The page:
Studies show how radio helped to reduce child mortality rates
OUAGADOUGOU, Burkina Faso — A health information campaign broadcast on seven radio stations in Burkina Faso between 2012–2015 helped to reduce child mortality due to diarrhea, malaria or pneumonia in areas where it was broadcast — compared to areas that did not receive this information — and did so at a low cost per person affected.
This is the conclusion of two studies into the radio campaign’s effectiveness. One of these studies, entitled “Modeling the effect of a mass radio campaign on child mortality using facility utilization data and the Lives Saved Tool (LiST): findings from a cluster randomized trial in Burkina Faso,” estimated that listener exposure to this health information “resulted in an estimated 7.1 percent average reduction in under-five mortality per year.”
The Burkina Faso radio campaign involved the broadcast of one-minute radio spots, 10 times per a day, 365 days a year, over three years. It also included longer interactive dramas that were broadcast during two-hour programs broadcast every evening Monday–Friday over the three-year campaign.
The radio content promoted health-enhancing behaviors on the part of parents. This included attending ante-natal (before birth) care clinics, delivering babies in health facilities rather than at home, and promoting primary care consultations for children showing symptoms of malaria, pneumonia and diarrhea; three of the biggest killers of children under five in Burkina Faso.
Now the notion that providing health information via radio can change health-enhancing behaviors among listening audiences isn’t new. But quantifying the difference radio can make through a randomized controlled trial (RCT), which allow changes to confidently be attributed to the campaign, is.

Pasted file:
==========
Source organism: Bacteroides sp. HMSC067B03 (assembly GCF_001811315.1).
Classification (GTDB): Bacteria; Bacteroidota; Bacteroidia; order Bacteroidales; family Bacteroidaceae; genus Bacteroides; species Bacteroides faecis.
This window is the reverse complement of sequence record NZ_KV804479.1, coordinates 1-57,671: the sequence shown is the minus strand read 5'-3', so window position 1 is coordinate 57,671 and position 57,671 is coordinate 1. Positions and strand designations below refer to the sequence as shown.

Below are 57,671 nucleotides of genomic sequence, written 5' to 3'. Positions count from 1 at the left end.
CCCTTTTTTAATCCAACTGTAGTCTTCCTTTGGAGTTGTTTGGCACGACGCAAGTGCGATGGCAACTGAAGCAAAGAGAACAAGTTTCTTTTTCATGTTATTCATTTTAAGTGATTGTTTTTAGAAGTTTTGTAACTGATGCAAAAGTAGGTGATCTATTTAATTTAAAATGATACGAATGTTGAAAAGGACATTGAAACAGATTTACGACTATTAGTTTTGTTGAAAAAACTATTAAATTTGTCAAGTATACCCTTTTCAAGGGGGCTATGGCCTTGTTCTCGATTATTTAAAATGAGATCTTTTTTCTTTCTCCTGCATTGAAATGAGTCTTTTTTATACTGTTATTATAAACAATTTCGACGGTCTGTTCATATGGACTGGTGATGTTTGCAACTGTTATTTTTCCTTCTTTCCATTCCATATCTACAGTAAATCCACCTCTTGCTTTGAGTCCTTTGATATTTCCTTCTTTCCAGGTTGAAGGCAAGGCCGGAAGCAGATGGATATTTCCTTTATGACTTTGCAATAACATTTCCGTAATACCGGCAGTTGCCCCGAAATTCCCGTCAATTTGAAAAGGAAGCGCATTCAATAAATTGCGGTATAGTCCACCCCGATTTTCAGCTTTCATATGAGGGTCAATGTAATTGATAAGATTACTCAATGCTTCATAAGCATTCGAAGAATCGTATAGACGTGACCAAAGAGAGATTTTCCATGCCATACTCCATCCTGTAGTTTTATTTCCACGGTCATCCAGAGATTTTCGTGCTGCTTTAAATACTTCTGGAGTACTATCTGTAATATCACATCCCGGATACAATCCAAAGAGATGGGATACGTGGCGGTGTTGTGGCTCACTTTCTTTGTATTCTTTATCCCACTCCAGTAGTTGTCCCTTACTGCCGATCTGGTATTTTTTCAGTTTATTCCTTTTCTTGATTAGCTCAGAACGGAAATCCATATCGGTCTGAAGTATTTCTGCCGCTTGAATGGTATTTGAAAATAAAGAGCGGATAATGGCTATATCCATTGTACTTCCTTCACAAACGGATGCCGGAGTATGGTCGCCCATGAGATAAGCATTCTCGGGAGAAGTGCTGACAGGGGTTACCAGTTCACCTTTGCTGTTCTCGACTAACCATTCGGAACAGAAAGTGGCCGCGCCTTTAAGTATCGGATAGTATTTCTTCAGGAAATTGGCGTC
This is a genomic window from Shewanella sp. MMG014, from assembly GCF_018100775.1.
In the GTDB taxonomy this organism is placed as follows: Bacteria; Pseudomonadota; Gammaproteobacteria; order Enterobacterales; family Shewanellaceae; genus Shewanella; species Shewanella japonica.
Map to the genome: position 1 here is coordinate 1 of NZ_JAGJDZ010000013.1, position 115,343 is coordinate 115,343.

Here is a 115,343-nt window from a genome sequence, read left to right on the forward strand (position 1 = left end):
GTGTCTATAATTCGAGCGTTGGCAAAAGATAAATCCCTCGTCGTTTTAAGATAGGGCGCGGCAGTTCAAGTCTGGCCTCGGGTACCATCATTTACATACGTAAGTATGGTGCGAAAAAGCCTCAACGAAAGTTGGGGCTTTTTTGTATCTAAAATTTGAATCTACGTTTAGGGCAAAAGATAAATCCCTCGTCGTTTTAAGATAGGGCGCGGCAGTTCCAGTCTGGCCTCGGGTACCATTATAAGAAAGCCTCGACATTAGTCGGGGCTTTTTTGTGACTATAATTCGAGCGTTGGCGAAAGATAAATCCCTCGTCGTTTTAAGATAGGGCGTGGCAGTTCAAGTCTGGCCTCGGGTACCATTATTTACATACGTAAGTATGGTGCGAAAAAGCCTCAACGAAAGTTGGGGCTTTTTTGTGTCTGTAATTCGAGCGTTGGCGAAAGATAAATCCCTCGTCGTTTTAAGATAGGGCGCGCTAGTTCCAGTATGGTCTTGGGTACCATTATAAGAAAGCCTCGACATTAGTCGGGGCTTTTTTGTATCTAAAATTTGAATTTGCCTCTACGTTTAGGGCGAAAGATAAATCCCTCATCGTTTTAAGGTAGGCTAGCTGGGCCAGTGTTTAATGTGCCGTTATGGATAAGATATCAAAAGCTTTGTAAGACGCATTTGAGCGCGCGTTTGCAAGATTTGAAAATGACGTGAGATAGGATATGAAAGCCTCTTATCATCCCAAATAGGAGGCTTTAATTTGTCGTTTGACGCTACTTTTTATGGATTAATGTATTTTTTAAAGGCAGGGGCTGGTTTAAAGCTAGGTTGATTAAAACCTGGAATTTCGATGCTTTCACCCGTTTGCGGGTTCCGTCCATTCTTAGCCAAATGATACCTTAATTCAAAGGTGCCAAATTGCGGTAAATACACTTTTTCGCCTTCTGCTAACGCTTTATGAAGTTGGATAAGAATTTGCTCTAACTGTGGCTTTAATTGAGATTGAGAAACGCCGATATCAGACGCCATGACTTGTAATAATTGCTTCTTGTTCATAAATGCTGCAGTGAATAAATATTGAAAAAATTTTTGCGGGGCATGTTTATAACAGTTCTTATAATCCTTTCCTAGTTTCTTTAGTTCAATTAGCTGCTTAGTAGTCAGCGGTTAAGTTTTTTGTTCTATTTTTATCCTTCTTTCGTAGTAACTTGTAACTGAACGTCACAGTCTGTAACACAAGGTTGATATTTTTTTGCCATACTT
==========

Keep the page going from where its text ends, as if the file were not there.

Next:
“The purpose of these studies was to test whether mass media can change life-saving behaviors,” said Cathryn Wood, director of Strategy and Development at Development Media International, the London-based non-governmental agency that conducted the Burkino Faso radio campaign and the subsequent studies in collaboration with the London School of Hygiene and Tropical Medicine. “This has never been shown to the highest scientific standards until now.”
Modeling based on the behavioral changes detected by the RCT showed that radio’s impact on primary care consultations for children with symptoms of malaria, diarrhea and pneumonia had a profound impact on child mortality.
“The RCT showed that our radio campaign in Burkina Faso led to significant increases in treatment-seeking behaviors; for example in year one, consultations for malaria went up by 56 percent in intervention zones compared to control zones,” said Wood. “These increases in treatment-seeking behaviors were modeled using LiST and the projections indicated that these behavioral changes saved an estimated 3,000 under-five lives over the three-year campaign.”
So why was radio an effective way to communicate health information in this African country?
“Radio listenership is high in Burkina Faso, and we broadcast on community radio stations in local languages and with high intensity of broadcasting,” Wood replied. “Radio was a strategically chosen medium; it remains the most popular form of mass media in Burkina Faso, and other methods may rely on literacy (which is low in the communities we were targeting) or French language abilities (which national radio stations tend to broadcast in).”
The second study used these results to calculate that the cost of saving a child’s life with such a campaign is as low as US$420, making it comparable to the most cost-effective child health interventions available.
“Radio is a highly cost-effective method for changing life-saving behaviors, as many people can be influenced for a relatively low-cost,” Wood concluded. “Finally we have the evidence to show this.”